That's adding up to a small fortune for the Transportation Security Administration, which last year collected almost $675,000 in spare change left behind by travelers, according to agency data. While 2014 represented the biggest lost-change haul for the TSA, it's collected several hundred thousand dollars in unclaimed money during each fiscal year since 2008. All together, forgotten loose change at American airports has amounted to more than $3.5 million in the past seven years.
If no one claims the lost money, the TSA is allowed to keep it, with the funds then going to pay for security operations. A dropped coin here or there can amount to real money, something that the TSA isn't alone in noticing. With the arrival of smartphones and other devices, there's some evidence that Americans are increasingly neglectful of loose change, perhaps because they lack a free hand to pick up a dropped coin or they're so engaged in texting that they're simply not aware of it.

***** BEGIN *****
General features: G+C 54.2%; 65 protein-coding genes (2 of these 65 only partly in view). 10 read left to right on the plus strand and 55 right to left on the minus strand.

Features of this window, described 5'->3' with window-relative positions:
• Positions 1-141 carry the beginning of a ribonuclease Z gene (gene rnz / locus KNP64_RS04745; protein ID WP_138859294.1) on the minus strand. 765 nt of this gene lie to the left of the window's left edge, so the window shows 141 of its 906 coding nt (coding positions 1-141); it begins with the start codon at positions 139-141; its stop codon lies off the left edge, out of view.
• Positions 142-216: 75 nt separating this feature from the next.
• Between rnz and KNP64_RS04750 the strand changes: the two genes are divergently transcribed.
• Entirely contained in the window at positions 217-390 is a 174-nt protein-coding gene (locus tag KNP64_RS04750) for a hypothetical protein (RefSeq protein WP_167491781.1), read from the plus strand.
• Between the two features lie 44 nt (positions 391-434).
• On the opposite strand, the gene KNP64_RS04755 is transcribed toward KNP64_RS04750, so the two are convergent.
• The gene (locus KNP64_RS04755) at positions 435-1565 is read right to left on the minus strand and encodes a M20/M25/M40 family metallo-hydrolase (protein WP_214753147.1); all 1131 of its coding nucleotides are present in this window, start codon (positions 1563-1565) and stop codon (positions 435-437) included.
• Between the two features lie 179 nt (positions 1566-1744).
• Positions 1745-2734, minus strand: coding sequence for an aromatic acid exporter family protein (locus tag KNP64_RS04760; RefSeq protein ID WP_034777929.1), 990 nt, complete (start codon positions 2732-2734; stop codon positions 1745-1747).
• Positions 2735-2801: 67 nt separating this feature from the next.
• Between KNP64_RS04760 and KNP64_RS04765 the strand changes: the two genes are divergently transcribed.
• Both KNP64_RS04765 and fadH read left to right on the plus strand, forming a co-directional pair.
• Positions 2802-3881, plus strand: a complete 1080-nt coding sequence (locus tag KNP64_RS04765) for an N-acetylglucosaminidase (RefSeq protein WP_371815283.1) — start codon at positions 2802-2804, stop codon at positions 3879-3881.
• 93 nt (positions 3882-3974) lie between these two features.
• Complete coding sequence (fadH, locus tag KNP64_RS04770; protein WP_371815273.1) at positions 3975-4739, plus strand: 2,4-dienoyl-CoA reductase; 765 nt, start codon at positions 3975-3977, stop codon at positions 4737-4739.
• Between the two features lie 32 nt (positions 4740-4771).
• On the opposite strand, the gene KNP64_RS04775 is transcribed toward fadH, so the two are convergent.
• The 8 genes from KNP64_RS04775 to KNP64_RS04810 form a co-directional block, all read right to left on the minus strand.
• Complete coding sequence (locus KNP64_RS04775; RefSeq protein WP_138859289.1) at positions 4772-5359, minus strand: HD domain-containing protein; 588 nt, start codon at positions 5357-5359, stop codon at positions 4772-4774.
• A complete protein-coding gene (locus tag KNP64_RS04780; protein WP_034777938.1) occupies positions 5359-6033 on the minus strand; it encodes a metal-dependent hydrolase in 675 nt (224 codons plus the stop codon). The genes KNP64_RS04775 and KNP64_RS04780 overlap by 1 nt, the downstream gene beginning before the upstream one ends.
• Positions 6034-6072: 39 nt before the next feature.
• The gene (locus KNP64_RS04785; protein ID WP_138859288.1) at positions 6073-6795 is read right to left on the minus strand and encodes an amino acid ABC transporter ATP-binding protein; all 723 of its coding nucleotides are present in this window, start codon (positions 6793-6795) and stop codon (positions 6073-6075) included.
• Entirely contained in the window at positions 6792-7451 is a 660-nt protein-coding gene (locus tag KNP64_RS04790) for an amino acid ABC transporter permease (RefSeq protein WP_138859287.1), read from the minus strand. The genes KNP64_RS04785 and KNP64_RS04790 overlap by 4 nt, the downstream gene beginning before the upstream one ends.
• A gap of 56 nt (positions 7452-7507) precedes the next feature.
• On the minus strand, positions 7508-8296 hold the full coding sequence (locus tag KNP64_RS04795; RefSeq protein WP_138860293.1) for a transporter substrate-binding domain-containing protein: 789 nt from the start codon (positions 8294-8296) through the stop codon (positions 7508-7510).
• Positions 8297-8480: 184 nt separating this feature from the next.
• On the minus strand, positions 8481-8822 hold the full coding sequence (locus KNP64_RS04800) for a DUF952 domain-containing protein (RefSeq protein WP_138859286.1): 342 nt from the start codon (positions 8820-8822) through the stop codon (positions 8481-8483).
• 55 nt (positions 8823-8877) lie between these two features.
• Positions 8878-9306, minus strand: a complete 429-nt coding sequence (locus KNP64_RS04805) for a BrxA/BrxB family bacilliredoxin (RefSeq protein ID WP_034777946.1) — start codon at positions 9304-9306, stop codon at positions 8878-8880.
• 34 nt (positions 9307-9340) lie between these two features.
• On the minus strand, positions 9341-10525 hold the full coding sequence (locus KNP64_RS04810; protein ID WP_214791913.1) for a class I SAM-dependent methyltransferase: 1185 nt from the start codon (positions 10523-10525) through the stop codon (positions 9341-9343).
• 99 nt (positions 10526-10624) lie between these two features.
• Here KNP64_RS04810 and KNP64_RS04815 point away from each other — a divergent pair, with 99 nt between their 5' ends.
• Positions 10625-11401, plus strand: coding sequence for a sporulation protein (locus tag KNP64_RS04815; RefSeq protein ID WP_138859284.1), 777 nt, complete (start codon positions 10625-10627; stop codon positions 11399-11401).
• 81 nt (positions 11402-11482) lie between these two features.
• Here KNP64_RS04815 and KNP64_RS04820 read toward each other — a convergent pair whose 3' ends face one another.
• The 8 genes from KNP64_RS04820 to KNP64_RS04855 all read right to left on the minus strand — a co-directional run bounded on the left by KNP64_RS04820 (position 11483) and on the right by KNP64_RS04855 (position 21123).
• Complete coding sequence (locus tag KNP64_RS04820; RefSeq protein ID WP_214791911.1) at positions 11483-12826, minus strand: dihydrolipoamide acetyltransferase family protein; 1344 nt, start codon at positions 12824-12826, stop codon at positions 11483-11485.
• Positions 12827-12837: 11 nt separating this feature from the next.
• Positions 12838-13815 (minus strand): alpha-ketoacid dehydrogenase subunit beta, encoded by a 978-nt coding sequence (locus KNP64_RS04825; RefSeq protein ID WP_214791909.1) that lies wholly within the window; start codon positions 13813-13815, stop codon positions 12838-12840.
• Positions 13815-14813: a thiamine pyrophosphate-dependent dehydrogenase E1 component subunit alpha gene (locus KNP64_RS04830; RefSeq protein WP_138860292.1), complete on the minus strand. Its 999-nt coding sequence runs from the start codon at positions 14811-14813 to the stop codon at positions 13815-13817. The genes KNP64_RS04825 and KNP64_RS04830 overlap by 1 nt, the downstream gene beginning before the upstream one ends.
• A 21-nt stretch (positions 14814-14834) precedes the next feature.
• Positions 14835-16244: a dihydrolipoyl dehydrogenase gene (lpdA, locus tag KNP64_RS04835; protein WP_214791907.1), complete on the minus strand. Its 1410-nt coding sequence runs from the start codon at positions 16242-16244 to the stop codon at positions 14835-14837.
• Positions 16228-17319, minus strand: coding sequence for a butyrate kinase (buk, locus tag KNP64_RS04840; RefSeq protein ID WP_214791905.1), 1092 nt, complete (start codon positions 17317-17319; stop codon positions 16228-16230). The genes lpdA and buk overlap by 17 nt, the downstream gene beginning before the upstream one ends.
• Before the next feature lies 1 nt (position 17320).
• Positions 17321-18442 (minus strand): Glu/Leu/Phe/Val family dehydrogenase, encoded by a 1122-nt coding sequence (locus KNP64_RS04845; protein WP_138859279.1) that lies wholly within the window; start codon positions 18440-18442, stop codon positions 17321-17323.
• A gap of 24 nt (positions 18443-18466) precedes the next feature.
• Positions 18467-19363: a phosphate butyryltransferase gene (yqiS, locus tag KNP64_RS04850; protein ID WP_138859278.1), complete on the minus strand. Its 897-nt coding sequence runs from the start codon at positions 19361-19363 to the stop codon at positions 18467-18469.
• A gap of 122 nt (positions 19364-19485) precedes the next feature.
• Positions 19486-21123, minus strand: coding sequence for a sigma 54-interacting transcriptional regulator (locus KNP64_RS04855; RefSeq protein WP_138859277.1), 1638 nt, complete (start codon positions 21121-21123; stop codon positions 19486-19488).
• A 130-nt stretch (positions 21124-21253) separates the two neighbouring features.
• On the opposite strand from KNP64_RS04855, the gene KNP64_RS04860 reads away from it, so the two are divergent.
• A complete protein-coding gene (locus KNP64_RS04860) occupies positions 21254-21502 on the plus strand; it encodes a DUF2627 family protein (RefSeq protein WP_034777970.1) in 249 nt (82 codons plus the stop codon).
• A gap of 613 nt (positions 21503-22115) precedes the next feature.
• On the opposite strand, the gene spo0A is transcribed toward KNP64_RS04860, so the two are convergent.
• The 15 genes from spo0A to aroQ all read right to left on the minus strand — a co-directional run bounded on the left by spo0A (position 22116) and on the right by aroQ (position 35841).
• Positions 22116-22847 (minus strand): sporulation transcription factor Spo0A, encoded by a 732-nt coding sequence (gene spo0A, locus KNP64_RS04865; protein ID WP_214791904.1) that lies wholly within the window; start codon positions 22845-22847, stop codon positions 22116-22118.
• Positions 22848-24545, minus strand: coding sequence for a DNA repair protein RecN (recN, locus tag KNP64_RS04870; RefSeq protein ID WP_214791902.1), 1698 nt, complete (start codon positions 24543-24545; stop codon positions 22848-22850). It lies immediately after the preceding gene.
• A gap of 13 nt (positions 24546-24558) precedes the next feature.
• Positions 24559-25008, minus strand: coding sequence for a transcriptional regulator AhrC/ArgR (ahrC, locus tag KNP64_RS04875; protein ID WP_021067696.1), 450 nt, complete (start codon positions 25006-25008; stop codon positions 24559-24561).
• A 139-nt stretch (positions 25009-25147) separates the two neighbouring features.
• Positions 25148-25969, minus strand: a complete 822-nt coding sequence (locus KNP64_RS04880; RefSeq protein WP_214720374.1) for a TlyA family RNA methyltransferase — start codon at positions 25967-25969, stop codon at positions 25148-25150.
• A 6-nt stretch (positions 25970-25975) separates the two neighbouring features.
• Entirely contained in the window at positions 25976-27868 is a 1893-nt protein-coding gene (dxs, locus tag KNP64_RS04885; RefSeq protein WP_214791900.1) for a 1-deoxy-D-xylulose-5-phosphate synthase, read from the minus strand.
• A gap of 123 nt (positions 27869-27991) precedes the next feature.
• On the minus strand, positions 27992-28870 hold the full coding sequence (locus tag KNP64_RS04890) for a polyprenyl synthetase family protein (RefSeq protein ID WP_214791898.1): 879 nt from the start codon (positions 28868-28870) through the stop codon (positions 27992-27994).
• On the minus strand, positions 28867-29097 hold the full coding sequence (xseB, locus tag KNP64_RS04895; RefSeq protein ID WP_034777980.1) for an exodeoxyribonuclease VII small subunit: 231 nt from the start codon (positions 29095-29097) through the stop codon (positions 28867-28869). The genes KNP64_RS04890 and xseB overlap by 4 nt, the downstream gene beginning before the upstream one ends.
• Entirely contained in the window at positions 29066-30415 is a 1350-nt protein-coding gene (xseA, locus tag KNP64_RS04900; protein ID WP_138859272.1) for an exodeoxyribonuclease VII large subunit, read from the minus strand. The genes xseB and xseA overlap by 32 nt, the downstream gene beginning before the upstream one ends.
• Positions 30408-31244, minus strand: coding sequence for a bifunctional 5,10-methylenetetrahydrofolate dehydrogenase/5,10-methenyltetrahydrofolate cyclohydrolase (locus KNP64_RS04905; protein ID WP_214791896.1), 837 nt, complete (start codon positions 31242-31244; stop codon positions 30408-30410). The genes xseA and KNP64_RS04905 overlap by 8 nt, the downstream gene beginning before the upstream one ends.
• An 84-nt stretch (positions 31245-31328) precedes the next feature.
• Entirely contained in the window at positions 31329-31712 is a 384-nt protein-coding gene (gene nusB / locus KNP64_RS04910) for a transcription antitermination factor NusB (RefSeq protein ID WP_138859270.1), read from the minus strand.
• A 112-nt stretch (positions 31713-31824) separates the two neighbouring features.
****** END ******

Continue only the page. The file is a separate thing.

One dedicated coin hunter told The New Yorker magazine since the iPhone rolled out in 2007, he's picked up an average of $95 per year from New York's sidewalks, or 63 percent more than in the two decades before that.